Armenia’s Political Drama

Richard Giragosian, Regional Studies Center (Yerevan, Armenia)

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Amid a worsening public health crisis over the continued spread of the coronavirus, the Armenian government launched a domestic political drama, targeting the leader of the parliament’s second-largest opposition party and completing planned restructuring of the country’s Constitutional Court. While the move against the oligarch opposition figure was widely welcomed, the parliament’s legislative bid to reform the Court raised concerns over the rule of law and the stated goal of forging judicial independence.


Domestic Policy

Armenian Coronavirus Crisis Worsens

As of June 30, Armenia has reported 25,542 cases of the coronavirus and 443 deaths, making it the worst-affected country in the South Caucasus region. The situation has also prompted concern from the World Health Organization (WHO) over a “very significant” increase in coronavirus infections in Armenia. Despite the worsening situation, however, Prime Minister Pashinian has repeatedly vowed that his government has no plans to impose another lockdown and will continue to enforce social distancing and wearing face masks in public instead. Throughout the month, Armenia has received significant assistance, including the voluntary service of doctors and medical experts from France, Italy and Lithuania, and financial support from the European Union and the United States, as well as some less substantial aid from Russia and other countries.

Armenian Parliament Restructures the Constitutional Court

After nearly a year of simmering tension and sporadic confrontation between the Armenian government and the country’s Constitutional Court, on June 22 the parliament adopted legislation that would enforce term limits for the court’s nine judges. In a vote of 89-0, with two opposition parties defiantly boycotting the special session, the new legislation effectively removed three of the sitting judges, forced the parliament to select a new chairman to replace the current one, and will require another two justices to step down by 2022. Although the initiative represented a compromise alternative to the government’s previous plan to hold a national referendum on constitutional amendments in April, the process violated the existing law.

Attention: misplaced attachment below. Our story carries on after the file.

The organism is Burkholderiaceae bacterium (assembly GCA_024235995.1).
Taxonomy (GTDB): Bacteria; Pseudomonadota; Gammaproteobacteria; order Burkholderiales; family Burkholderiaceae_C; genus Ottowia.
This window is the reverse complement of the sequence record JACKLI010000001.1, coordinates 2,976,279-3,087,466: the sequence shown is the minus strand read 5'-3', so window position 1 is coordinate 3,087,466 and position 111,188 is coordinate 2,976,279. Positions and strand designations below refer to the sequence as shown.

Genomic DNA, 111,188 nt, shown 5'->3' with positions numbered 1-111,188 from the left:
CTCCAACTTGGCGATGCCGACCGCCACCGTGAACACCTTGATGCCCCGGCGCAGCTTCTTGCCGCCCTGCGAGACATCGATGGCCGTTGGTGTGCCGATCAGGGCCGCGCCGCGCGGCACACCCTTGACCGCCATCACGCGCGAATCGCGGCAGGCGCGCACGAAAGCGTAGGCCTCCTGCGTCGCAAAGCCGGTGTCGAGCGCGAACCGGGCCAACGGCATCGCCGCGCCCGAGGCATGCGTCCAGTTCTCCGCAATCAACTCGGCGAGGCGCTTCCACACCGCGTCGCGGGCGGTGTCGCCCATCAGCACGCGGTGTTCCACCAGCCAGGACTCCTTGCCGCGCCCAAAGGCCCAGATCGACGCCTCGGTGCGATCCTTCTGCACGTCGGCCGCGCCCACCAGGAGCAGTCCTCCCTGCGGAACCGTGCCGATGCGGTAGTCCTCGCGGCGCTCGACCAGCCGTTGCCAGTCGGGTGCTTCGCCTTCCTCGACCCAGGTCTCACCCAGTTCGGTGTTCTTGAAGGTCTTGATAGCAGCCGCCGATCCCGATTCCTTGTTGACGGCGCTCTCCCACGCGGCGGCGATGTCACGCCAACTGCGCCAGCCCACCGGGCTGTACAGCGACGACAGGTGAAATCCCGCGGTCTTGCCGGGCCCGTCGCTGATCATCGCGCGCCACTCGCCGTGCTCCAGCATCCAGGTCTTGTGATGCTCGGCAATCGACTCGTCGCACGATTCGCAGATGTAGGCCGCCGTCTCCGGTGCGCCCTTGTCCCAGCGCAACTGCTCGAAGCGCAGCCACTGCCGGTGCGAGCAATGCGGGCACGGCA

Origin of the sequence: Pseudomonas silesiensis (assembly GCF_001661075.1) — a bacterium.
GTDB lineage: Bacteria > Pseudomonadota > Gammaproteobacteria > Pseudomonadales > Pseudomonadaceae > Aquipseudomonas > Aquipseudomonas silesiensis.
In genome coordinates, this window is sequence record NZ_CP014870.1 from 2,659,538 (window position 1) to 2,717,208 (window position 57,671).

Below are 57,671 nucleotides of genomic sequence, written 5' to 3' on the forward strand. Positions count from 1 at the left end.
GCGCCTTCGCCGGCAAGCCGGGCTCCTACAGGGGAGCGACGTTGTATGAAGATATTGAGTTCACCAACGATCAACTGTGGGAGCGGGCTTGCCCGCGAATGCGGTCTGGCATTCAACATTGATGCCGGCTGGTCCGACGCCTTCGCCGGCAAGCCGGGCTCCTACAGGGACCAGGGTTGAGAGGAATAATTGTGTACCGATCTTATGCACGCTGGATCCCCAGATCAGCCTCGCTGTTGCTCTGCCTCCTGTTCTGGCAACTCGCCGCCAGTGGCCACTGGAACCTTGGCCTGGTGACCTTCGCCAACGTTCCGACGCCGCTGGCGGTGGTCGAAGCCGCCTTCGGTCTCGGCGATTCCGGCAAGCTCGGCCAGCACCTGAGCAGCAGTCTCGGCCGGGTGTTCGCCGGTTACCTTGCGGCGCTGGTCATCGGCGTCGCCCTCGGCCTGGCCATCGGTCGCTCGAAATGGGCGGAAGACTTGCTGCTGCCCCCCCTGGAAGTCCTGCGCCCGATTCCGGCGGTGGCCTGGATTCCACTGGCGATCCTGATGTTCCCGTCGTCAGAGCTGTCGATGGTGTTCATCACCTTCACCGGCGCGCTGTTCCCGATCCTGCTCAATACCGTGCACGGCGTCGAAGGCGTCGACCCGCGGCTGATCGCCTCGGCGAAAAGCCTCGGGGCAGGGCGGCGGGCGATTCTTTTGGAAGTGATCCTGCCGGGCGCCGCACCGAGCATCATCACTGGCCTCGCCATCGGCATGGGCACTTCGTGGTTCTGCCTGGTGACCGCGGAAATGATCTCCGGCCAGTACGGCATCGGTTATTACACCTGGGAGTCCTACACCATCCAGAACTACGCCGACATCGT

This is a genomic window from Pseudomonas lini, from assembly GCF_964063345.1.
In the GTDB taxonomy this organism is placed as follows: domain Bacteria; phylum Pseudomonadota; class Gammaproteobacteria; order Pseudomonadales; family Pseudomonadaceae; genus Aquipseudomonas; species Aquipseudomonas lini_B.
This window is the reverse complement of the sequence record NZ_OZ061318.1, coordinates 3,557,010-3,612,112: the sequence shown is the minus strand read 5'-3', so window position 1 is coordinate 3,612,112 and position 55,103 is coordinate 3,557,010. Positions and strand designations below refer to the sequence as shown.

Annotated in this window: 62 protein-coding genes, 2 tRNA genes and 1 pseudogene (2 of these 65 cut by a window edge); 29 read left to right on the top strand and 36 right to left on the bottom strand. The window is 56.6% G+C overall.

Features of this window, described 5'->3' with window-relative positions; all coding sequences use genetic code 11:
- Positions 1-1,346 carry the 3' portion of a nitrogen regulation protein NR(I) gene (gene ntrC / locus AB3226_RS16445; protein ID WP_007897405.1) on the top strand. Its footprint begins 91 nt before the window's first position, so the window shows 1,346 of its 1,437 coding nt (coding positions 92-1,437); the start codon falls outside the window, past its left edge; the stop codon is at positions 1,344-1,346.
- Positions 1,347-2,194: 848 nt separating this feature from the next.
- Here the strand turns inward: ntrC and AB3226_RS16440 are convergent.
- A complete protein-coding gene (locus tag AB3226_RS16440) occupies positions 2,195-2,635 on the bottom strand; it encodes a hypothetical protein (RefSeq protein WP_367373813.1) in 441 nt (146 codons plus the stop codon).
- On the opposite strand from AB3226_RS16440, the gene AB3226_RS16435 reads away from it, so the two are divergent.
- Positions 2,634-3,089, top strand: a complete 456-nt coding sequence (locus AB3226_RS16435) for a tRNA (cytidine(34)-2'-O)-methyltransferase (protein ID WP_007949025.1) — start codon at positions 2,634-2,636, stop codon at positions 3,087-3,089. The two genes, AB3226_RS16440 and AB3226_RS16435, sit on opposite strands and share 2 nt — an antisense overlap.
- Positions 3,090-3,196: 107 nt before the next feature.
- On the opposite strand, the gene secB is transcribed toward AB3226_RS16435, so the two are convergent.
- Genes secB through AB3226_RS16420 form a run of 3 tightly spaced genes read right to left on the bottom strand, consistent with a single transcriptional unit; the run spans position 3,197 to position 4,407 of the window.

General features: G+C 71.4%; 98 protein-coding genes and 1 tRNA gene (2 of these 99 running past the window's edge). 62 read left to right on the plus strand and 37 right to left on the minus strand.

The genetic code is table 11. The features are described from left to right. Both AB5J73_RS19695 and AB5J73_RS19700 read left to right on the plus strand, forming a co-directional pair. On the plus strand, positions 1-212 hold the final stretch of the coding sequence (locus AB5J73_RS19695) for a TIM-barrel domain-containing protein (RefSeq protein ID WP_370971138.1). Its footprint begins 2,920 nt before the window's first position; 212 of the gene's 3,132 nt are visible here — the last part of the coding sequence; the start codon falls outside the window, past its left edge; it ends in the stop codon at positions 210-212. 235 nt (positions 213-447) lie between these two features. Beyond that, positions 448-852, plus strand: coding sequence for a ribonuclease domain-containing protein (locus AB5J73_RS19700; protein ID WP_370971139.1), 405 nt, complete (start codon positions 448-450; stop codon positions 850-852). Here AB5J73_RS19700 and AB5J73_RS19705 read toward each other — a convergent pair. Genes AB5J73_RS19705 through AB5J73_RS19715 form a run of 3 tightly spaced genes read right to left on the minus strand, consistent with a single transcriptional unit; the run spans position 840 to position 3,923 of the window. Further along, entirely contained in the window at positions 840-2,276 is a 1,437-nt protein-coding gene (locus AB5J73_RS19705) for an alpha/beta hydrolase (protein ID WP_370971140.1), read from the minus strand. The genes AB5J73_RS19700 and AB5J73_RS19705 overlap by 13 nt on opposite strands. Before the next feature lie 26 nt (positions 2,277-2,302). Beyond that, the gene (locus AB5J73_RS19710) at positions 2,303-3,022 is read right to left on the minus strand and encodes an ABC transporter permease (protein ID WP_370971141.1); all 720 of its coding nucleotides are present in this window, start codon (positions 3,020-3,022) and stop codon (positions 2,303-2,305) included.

Armenian Opposition Oligarch Targeted

On the early morning of Sunday, June 14, Armenian security forces and investigators raided and searched the residence of Gagik Tsarukyan, the head of the opposition “Prosperous Armenia” Party, in the town of Arinj, north of Yerevan. Following the search of his palatial home, Tsarukyan, a sitting member of the Armenian parliament and one of the country’s wealthiest men, was then brought to the headquarters of the National Security Service (NSS) in central Yerevan for interrogation, as several hundred of his supporters gathered to demonstrate support of the party leader. By the evening, the police arrested about 100 of the demonstrators, largely for brazenly violating the country’s state of emergency that remains in effect due to the COVID-19 crisis.   

The oligarch is the subject of three separate criminal investigations, consisting of two corruption cases and a third involving alleged electoral violations in the 2017 parliamentary election.  After security forces sought to arrest Tsarukyan on the latter charges, a district court in Yerevan on June 21 refused the request for the pre-trial detention. Earlier, on June 5, Tsarukyan openly challenged Prime Minister Nikol Pashinyan and called for government’s resignation. The Armenian parliament voted on June 16 to remove his parliamentary immunity, however. Tsarukyan is the leader of the opposition the Prosperous Armenia party that holds 26 of the 132 seats in the parliament.